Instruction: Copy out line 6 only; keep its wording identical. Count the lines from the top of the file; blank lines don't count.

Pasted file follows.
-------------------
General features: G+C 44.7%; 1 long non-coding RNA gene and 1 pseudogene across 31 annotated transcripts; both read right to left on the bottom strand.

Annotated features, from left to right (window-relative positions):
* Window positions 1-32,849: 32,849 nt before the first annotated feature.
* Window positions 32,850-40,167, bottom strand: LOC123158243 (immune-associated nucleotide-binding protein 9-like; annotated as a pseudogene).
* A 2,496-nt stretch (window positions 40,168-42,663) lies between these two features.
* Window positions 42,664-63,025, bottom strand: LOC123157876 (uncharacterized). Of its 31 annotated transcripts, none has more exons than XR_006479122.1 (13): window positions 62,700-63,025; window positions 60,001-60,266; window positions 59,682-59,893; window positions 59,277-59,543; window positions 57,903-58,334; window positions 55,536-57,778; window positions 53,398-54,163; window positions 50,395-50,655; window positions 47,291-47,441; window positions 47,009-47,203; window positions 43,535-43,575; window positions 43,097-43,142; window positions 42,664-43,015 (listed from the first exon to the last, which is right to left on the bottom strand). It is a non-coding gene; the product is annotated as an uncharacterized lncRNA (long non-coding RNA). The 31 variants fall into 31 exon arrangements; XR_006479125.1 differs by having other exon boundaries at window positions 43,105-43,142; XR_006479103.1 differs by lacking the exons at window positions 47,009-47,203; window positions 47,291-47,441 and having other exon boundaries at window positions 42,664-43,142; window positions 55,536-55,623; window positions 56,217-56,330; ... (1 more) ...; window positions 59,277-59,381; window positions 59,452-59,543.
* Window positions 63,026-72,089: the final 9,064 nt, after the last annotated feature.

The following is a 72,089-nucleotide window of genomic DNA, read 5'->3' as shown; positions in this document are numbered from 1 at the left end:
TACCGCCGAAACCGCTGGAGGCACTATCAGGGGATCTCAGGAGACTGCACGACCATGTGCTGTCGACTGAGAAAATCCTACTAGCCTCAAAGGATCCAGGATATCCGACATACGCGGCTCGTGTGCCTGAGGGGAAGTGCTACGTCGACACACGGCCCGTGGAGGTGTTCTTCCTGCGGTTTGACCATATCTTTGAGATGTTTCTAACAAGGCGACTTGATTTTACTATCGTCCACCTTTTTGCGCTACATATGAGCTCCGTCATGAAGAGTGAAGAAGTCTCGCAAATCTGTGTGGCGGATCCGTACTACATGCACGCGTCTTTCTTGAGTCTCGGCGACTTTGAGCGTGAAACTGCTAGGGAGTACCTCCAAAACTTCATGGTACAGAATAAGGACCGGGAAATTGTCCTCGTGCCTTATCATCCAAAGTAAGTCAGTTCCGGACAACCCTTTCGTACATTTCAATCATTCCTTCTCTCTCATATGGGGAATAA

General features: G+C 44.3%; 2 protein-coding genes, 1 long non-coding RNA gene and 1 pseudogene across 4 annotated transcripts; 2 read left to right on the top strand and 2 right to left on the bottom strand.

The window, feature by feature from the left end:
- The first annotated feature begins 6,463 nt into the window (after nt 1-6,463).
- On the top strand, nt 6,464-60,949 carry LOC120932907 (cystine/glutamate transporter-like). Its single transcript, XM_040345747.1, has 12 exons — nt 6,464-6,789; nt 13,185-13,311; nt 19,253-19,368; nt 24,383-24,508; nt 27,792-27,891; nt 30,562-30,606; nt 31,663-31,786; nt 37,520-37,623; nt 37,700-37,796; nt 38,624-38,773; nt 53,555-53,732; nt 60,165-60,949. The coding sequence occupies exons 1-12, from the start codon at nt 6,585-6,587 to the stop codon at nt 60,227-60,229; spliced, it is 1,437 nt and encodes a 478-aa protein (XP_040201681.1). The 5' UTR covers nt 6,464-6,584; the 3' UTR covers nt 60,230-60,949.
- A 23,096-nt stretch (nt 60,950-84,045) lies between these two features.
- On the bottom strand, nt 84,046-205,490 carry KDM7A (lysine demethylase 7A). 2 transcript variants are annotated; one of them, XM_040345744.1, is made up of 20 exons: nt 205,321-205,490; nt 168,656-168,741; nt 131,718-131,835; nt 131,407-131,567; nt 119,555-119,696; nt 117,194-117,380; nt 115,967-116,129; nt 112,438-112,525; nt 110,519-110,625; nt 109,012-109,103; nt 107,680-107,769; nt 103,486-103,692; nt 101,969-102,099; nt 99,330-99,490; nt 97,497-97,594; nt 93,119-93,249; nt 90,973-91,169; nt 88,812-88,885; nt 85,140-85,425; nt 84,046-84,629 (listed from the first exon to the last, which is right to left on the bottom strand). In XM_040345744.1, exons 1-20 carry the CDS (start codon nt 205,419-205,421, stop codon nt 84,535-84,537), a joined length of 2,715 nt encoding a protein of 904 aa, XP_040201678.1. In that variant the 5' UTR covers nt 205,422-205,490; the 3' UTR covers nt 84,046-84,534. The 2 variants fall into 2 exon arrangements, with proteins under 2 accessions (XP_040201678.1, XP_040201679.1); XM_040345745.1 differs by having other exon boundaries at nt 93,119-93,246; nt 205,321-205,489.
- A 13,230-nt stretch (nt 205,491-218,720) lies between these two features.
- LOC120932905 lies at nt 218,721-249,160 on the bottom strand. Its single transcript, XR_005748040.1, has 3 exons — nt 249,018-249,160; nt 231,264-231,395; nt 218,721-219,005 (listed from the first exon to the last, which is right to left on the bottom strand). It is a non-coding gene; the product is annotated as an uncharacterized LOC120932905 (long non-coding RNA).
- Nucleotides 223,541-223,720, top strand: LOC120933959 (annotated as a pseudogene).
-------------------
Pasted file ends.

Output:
* Window positions 42,664-63,025, bottom strand: LOC123157876 (uncharacterized). Of its 31 annotated transcripts, none has more exons than XR_006479122.1 (13): window positions 62,700-63,025; window positions 60,001-60,266; window positions 59,682-59,893; window positions 59,277-59,543; window positions 57,903-58,334; window positions 55,536-57,778; window positions 53,398-54,163; window positions 50,395-50,655; window positions 47,291-47,441; window positions 47,009-47,203; window positions 43,535-43,575; window positions 43,097-43,142; window positions 42,664-43,015 (listed from the first exon to the last, which is right to left on the bottom strand). It is a non-coding gene; the product is annotated as an uncharacterized lncRNA (long non-coding RNA). The 31 variants fall into 31 exon arrangements; XR_006479125.1 differs by having other exon boundaries at window positions 43,105-43,142; XR_006479103.1 differs by lacking the exons at window positions 47,009-47,203; window positions 47,291-47,441 and having other exon boundaries at window positions 42,664-43,142; window positions 55,536-55,623; window positions 56,217-56,330; ... (1 more) ...; window positions 59,277-59,381; window positions 59,452-59,543.